Historically, bananas from the Windward Islands were exported to the UK under preferential conditions. Such conditions were incorporated into the first EC/ACP Lomé Convention in 1975. Successive Lomé Conventions continued the preferences granted to the traditional ACP banana producing States including the Windward Islands.
Over the last decade, however, there have been numerous challenges by Latin American countries within the World Trade Organization (WTO) dispute settlement mechanism, to the EU's preferential ACP banana regime, as Latin American countries sought more access to the EU market. On 15 December 2009, the EU agreed to gradually cut its import tariff on bananas from Latin American countries from 176 eruos per tonne to EUR 114 per tonne by 2017 at the earliest. This effectively ended a 15 year dispute over EU banana imports, as the US agreed to resolve its related WTO dispute with the EU.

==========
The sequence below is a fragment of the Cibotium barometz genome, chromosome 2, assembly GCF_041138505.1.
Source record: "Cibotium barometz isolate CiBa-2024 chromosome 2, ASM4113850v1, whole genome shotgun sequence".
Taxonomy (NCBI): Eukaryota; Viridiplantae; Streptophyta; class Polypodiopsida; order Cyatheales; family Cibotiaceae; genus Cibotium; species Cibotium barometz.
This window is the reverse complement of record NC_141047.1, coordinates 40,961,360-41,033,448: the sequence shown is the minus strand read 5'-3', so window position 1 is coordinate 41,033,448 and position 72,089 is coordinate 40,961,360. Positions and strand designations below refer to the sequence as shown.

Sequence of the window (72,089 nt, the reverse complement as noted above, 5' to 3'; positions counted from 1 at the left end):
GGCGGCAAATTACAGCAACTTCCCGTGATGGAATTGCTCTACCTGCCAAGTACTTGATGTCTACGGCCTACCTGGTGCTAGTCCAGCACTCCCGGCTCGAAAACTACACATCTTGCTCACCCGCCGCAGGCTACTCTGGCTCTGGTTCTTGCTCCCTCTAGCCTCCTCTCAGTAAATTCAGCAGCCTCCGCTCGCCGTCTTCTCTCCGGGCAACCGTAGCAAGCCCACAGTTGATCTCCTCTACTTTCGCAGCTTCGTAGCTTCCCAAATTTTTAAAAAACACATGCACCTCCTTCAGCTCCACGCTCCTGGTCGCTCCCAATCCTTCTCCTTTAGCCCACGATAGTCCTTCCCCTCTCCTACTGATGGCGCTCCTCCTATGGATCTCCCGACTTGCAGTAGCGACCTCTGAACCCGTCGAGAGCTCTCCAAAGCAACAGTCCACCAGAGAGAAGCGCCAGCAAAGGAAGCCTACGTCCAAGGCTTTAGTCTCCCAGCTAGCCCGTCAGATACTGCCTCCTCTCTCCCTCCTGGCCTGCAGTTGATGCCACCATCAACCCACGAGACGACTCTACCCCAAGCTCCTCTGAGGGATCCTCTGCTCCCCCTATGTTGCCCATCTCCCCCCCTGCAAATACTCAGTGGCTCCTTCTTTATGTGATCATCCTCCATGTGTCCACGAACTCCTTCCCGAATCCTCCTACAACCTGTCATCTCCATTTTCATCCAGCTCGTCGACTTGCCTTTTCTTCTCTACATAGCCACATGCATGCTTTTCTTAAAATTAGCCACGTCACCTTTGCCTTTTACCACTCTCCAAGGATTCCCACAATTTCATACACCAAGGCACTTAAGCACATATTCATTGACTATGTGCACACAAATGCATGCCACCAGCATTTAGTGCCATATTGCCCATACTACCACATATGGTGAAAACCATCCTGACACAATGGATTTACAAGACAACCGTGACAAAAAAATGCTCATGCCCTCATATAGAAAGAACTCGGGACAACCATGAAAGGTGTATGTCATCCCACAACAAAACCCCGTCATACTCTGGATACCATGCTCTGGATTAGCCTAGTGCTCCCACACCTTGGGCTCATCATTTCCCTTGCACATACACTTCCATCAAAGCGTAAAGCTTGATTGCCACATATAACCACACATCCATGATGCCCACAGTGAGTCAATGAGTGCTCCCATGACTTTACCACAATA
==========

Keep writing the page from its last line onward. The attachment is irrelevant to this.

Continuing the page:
To help ACP banana exporters adjust to the new trading arrangements, the European Commission has established a support package for banana exporters from African, Caribbean and Pacific states, called the Banana Accompanying Measures (BAM). Dominica has been allocated EUR 15.27 million under the BAM. Execution of the support package takes into account each country's specific situation and focuses on boosting the banana sector's competitiveness, promoting economic diversification and addressing broader social, economic and environmental issues. Banana Accompanying Measures are being provided in addition to development aid from the European Development Fund. Under the EPA, traditional ACP banana producers now enjoy duty free, quota free access to the EU market.
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